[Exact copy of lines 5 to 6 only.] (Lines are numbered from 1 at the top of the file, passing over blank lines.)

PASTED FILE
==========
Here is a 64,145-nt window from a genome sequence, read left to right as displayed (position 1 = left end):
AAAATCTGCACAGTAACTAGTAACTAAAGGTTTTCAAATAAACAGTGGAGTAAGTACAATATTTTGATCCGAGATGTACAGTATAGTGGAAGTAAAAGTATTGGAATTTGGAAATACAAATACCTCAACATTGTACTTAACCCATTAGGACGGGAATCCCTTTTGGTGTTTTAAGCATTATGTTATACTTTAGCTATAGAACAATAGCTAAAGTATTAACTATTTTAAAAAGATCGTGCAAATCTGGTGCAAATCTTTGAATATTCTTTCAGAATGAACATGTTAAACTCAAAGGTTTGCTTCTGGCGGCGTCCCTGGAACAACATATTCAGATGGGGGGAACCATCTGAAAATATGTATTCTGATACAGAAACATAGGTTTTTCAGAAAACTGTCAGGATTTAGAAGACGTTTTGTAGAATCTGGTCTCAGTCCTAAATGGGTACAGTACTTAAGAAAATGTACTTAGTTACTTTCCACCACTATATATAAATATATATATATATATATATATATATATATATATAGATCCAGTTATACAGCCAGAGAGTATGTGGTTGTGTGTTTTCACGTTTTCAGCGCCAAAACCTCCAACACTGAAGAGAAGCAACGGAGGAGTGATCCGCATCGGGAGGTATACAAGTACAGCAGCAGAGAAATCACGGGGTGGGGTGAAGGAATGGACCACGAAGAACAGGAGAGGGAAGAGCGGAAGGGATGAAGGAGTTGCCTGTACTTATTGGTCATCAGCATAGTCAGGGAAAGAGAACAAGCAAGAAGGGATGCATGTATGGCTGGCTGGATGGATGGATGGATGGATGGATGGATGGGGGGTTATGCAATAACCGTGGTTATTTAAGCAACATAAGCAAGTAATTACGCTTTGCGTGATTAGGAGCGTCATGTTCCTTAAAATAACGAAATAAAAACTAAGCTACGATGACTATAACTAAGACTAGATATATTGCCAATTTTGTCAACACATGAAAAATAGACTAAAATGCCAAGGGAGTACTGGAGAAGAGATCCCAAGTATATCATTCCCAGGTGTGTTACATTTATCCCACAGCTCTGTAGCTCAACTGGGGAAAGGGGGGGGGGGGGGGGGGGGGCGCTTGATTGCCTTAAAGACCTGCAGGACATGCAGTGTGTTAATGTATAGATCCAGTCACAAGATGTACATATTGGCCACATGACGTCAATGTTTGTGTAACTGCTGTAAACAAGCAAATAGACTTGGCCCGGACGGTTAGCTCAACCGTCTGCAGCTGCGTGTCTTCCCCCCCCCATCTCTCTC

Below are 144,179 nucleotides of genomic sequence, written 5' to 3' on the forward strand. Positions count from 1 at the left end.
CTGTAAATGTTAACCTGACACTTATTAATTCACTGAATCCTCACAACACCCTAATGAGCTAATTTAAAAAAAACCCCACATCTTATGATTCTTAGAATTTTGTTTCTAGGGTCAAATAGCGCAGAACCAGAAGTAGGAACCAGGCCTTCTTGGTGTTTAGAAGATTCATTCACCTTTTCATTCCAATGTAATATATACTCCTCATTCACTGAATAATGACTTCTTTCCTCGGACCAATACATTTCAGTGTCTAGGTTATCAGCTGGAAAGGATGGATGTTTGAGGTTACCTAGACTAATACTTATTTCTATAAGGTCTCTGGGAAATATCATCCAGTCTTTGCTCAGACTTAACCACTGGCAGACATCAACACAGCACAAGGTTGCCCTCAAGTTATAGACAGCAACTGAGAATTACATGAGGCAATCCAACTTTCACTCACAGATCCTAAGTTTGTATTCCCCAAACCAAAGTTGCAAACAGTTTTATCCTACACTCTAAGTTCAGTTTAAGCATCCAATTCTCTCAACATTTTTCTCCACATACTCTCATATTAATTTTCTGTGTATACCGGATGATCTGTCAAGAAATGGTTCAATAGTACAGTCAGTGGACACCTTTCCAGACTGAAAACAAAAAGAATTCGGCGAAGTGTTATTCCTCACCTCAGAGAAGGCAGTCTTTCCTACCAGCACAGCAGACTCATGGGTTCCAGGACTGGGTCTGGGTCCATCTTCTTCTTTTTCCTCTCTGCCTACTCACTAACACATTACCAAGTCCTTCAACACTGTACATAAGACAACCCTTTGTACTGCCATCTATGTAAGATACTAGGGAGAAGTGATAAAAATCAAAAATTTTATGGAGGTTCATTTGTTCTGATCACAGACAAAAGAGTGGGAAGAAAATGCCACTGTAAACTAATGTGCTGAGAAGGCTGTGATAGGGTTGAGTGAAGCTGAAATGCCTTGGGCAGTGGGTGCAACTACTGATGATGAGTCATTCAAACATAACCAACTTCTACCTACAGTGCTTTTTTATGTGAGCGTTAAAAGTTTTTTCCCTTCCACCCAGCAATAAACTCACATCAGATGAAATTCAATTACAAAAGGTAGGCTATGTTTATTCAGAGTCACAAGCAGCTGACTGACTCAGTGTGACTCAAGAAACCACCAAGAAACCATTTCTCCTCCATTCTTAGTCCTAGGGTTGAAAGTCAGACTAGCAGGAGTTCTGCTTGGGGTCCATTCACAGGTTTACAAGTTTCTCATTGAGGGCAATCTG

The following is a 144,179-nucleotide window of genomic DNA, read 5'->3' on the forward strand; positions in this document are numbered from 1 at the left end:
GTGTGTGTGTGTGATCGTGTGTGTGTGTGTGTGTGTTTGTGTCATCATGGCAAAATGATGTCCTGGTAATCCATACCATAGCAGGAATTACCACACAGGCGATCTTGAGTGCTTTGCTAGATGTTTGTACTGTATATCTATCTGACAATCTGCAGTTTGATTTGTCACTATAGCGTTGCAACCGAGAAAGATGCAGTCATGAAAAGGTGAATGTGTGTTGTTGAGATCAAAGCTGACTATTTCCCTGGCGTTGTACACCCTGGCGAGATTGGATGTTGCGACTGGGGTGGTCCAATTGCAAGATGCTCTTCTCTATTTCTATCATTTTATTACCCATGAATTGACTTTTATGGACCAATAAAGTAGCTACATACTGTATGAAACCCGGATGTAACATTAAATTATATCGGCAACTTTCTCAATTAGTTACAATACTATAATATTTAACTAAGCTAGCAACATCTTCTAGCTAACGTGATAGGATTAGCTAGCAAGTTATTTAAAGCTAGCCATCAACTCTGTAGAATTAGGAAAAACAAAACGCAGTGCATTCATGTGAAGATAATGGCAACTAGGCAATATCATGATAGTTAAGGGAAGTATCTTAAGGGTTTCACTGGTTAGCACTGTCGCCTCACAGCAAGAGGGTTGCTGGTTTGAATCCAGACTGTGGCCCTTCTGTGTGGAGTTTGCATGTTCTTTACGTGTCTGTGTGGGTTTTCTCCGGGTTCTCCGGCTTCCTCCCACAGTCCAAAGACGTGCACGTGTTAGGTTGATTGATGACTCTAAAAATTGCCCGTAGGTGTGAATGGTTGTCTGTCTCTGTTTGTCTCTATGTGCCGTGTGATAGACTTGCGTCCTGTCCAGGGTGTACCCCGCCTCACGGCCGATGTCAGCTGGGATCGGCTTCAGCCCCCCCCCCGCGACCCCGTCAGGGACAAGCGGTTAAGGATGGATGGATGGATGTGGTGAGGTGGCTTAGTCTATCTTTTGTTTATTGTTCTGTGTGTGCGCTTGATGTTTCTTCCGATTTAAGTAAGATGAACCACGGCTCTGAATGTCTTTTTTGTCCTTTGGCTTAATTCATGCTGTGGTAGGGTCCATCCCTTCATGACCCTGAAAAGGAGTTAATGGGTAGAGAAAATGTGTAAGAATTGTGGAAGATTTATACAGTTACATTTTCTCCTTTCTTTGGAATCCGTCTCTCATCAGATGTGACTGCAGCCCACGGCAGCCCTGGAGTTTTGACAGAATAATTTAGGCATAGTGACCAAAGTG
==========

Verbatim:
The following is a 144,179-nucleotide window of genomic DNA, read 5'->3' on the forward strand; positions in this document are numbered from 1 at the left end:
GTGTGTGTGTGTGATCGTGTGTGTGTGTGTGTGTGTTTGTGTCATCATGGCAAAATGATGTCCTGGTAATCCATACCATAGCAGGAATTACCACACAGGCGATCTTGAGTGCTTTGCTAGATGTTTGTACTGTATATCTATCTGACAATCTGCAGTTTGATTTGTCACTATAGCGTTGCAACCGAGAAAGATGCAGTCATGAAAAGGTGAATGTGTGTTGTTGAGATCAAAGCTGACTATTTCCCTGGCGTTGTACACCCTGGCGAGATTGGATGTTGCGACTGGGGTGGTCCAATTGCAAGATGCTCTTCTCTATTTCTATCATTTTATTACCCATGAATTGACTTTTATGGACCAATAAAGTAGCTACATACTGTATGAAACCCGGATGTAACATTAAATTATATCGGCAACTTTCTCAATTAGTTACAATACTATAATATTTAACTAAGCTAGCAACATCTTCTAGCTAACGTGATAGGATTAGCTAGCAAGTTATTTAAAGCTAGCCATCAACTCTGTAGAATTAGGAAAAACAAAACGCAGTGCATTCATGTGAAGATAATGGCAACTAGGCAATATCATGATAGTTAAGGGAAGTATCTTAAGGGTTTCACTGGTTAGCACTGTCGCCTCACAGCAAGAGGGTTGCTGGTTTGAATCCAGACTGTGGCCCTTCTGTGTGGAGTTTGCATGTTCTTTACGTGTCTGTGTGGGTTTTCTCCGGGTTCTCCGGCTTCCTCCCACAGTCCAAAGACGTGCACGTGTTAGGTTGATTGATGACTCTAAAAATTGCCCGTAGGTGTGAATGGTTGTCTGTCTCTGTTTGTCTCTATGTGCCGTGTGATAGACTTGCGTCCTGTCCAGGGTGTACCCCGCCTCACGGCCGATGTCAGCTGGGATCGGCTTCAGCCCCCCCCCCGCGACCCCGTCAGGGACAAGCGGTTAAGGATGGATGGATGGATGTGGTGAGGTGGCTTAGTCTATCTTTTGTTTATTGTTCTGTGTGTGCGCTTGATGTTTCTTCCGATTTAAGTAAGATGAACCACGGCTCTGAATGTCTTTTTTGTCCTTTGGCTTAATTCATGCTGTGGTAGGGTCCATCCCTTCATGACCCTGAAAAGGAGTTAATGGGTAGAGAAAATGTGTAAGAATTGTGGAAGATTTATACAGTTACATTTTCTCCTTTCTTTGGAATCCGTCTCTCATCAGATGTGACTGCAGCCCACGGCAGCCCTGGAGTTTTGACAGAATAATTTAGGCATAGTGACCAAAGTG